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Best Famous Keep It Down Poems

Here is a collection of the all-time best famous Keep It Down poems. This is a select list of the best famous Keep It Down poetry. Reading, writing, and enjoying famous Keep It Down poetry (as well as classical and contemporary poems) is a great past time. These top poems are the best examples of keep it down poems.

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Written by Andrew Barton Paterson | Create an image from this poem

A Dream of the Melbourne Cup

 Bring me a quart of colonial beer 
And some doughy damper to make good cheer, 
I must make a heavy dinner; 
Heavily dine and heavily sup, 
Of indigestible things fill up, 
Next month they run the Melbourne Cup, 
And I have to dream the winner.
Stoke it in, boys! the half-cooked ham, The rich ragout and the charming cham.
, I've got to mix my liquor; Give me a gander's gaunt hind leg, Hard and tough as a wooden peg, And I'll keep it down with a hard-boiled egg, 'Twill make me dream the quicker.
Now that I'm full of fearful feed, Oh, but I'll dream of a winner indeed In my restless, troubled slumber; While the night-mares race through my heated brain And their devil-riders spur amain, The trip for the Cup will reward my pain, And I'll spot the winning number.
Thousands and thousands and thousands more, Like sands on the white Pacific shore, The crowding people cluster; For evermore is the story old, While races are bought and backers are sold, Drawn by the greed of the gain of gold, In their thousands still they muster.
* * * * * And the bookies' cries grow fierce and hot, "I'll lay the Cup! The double, if not!" "Five monkeys, Little John, sir!" "Here's fives bar one, I lay, I lay!" And so they shout through the livelong day, And stick to the game that is sure to pay, While fools put money on, sir! And now in my dream I seem to go And bet with a "book" that I seem to know -- A Hebrew money-lender; A million to five is the price I get -- Not bad! but before I book the bet The horse's name I clean forgret, Its number and even gender.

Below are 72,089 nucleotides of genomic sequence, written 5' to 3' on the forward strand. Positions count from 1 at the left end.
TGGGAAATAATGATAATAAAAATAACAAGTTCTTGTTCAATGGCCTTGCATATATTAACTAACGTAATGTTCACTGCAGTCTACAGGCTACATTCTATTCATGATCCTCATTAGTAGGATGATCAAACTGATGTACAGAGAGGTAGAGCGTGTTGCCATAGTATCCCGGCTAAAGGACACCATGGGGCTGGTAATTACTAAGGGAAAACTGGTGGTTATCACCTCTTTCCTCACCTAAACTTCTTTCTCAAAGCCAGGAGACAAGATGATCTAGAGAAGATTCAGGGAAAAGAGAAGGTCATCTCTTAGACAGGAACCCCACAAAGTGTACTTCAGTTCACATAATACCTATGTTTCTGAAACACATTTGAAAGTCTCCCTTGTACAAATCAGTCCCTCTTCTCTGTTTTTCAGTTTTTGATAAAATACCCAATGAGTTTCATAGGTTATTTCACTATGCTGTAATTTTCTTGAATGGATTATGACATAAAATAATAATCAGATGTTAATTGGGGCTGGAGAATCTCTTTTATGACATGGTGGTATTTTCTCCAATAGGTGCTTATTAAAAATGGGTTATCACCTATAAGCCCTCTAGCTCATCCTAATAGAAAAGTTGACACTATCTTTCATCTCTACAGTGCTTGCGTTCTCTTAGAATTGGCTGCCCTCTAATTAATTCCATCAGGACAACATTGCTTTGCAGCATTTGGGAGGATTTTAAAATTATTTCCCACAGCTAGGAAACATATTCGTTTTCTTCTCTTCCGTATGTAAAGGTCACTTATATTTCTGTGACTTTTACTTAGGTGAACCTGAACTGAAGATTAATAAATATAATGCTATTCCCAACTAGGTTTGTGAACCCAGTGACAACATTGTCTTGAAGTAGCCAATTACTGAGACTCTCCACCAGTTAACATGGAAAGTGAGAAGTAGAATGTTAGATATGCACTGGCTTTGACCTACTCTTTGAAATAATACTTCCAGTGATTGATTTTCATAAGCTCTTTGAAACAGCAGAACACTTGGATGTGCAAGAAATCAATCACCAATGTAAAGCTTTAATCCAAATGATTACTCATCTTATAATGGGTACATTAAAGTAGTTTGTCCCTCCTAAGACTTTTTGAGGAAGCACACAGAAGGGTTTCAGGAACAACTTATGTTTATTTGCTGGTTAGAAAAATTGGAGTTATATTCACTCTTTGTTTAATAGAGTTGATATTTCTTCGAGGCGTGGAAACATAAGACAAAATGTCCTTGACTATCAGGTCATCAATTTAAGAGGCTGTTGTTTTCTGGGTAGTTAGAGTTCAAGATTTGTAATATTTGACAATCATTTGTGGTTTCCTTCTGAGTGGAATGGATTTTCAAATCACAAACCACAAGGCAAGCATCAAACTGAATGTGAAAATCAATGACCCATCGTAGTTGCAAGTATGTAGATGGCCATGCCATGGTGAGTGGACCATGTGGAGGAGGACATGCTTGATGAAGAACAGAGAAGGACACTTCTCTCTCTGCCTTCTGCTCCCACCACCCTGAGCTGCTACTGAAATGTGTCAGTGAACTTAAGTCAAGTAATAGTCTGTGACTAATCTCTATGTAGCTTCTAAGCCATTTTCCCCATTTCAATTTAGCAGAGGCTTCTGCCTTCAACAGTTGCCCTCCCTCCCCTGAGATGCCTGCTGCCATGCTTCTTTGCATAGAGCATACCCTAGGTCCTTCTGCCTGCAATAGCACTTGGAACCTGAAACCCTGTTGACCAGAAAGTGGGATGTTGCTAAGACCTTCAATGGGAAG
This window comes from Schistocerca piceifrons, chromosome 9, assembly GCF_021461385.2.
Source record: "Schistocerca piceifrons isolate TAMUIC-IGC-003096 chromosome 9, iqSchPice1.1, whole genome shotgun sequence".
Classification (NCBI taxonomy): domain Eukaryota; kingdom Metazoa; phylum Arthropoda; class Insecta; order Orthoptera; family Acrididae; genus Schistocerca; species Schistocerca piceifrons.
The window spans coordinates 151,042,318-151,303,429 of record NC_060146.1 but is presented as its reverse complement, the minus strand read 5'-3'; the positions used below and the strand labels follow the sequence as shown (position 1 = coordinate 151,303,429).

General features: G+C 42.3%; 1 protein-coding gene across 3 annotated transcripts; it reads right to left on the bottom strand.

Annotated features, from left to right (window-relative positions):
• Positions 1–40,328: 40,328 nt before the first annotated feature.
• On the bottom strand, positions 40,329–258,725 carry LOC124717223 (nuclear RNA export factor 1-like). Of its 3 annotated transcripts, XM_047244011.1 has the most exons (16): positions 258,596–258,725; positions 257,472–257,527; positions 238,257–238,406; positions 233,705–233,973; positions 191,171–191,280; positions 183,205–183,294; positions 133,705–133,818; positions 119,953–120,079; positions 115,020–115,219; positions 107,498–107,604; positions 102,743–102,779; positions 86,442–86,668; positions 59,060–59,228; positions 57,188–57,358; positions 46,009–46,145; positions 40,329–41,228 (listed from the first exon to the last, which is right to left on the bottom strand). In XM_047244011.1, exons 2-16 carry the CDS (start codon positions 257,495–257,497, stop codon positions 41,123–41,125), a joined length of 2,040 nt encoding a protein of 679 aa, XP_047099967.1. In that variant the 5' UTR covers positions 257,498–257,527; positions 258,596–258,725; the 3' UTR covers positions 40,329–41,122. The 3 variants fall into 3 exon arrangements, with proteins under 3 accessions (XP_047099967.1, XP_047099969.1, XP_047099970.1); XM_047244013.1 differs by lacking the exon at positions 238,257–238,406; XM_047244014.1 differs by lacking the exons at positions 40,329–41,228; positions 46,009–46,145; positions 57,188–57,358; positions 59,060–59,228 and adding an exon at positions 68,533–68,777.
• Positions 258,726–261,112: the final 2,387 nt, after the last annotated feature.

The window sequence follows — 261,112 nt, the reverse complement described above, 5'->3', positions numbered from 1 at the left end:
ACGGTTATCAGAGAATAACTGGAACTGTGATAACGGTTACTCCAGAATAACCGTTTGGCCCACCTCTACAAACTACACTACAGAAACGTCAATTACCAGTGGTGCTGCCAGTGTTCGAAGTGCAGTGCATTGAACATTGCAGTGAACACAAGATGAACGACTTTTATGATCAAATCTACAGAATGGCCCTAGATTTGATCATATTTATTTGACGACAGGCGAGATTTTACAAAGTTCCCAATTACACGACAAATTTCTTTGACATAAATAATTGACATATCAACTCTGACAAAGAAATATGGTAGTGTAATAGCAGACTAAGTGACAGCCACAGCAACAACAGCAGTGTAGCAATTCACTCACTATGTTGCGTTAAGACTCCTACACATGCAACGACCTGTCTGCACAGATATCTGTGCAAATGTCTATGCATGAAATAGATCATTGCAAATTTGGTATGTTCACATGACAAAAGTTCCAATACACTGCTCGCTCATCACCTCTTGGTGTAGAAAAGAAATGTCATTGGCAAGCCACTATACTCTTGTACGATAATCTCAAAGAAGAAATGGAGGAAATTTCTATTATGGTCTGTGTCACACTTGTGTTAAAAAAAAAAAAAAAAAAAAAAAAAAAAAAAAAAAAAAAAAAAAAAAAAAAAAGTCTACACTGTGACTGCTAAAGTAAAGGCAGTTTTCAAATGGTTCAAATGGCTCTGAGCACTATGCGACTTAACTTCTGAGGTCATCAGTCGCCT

Now for the start, and here they come, And the hoof-strokes roar like a mighty drum Beat by a hand unsteady; They come like a rushing, roaring flood, Hurrah for the speed of the Chester blood; For Acme is making the pace so good They are some of 'em done already.
But round the track she begins to tire, And a mighty shout goes up "Crossfire!" The magpie jacket's leading; And Crossfire challenges fierce and bold, And the lead she'll have and the lead she'll hold, But at length gives way to the black and gold, Which right to the front is speeding.
Carry them on and keep it up -- A flying race is the Melbourne Cup, You must race and stay to win it; And old Commotion, Victoria's pride, Now takes the lead with his raking stride, And a mighty roar goes far and wide -- "There's only Commotion in it!" But one draws out from the beaten ruck And up on the rails by a piece of luck He comes in a style that's clever; "It's Trident! Trident! Hurrah for Hales!" "Go at 'em now while their courage fails;" "Trident! Trident! for New South Wales!" "The blue and white for ever!" Under the whip! with the ears flat back, Under the whip! though the sinews crack, No sign of the base white feather: Stick to it now for your breeding's sake, Stick to it now though your hearts should break, While the yells and roars make the grand-stand shake, They come down the straignt together.
Trident slowly forges ahead, The fierce whips cut and the spurs are red, The pace is undiminished Now for the Panics that never fail! But many a backer's face grows pale As old Commotion swings his tail And swerves -- and the Cup is finished.
* * * * * And now in my dream it all comes back: I bet my coin on the Sydney crack, A million I've won, no question! "Give me my money, you hook-nosed hog! Give me my money, bookmaking dog!" But he disappeared in a kind of fog, And I woke with "the indigestion".

Written by Andrew Barton Paterson | Create an image from this poem

Cassidys Epitaph

 Here lies a bloke who's just gone West, 
A Number One Australian; 
He took his gun and did his best 
To mitigate the alien.
So long as he could get to work He needed no sagacity; A German, Austrian, or Turk, Were all the same to Cassidy.
Wherever he could raise "the stuff" -- A liquor deleterious -- The question when he'd have enough Was apt to be mysterious.
'Twould worry prudent folks a lot Through mental incapacity; If he could keep it down or not, Was all the same to Cassidy.
And when the boys would start a dance, In honour of Terpsichore, 'Twas just an even-money chance You'd find him rather shickery.
But once he struck his proper stride, And heard the band's vivacity, The jazz, the tango, or the slide Was all the same to Cassidy.
And now he's gone to face the Light, With all it may reveal to him, A life without a drink or fight Perhaps may not appeal to him; But when St Peter calls the roll Of men of proved tenacity, You'll find the front-rank right-hand man Will answer; "Here .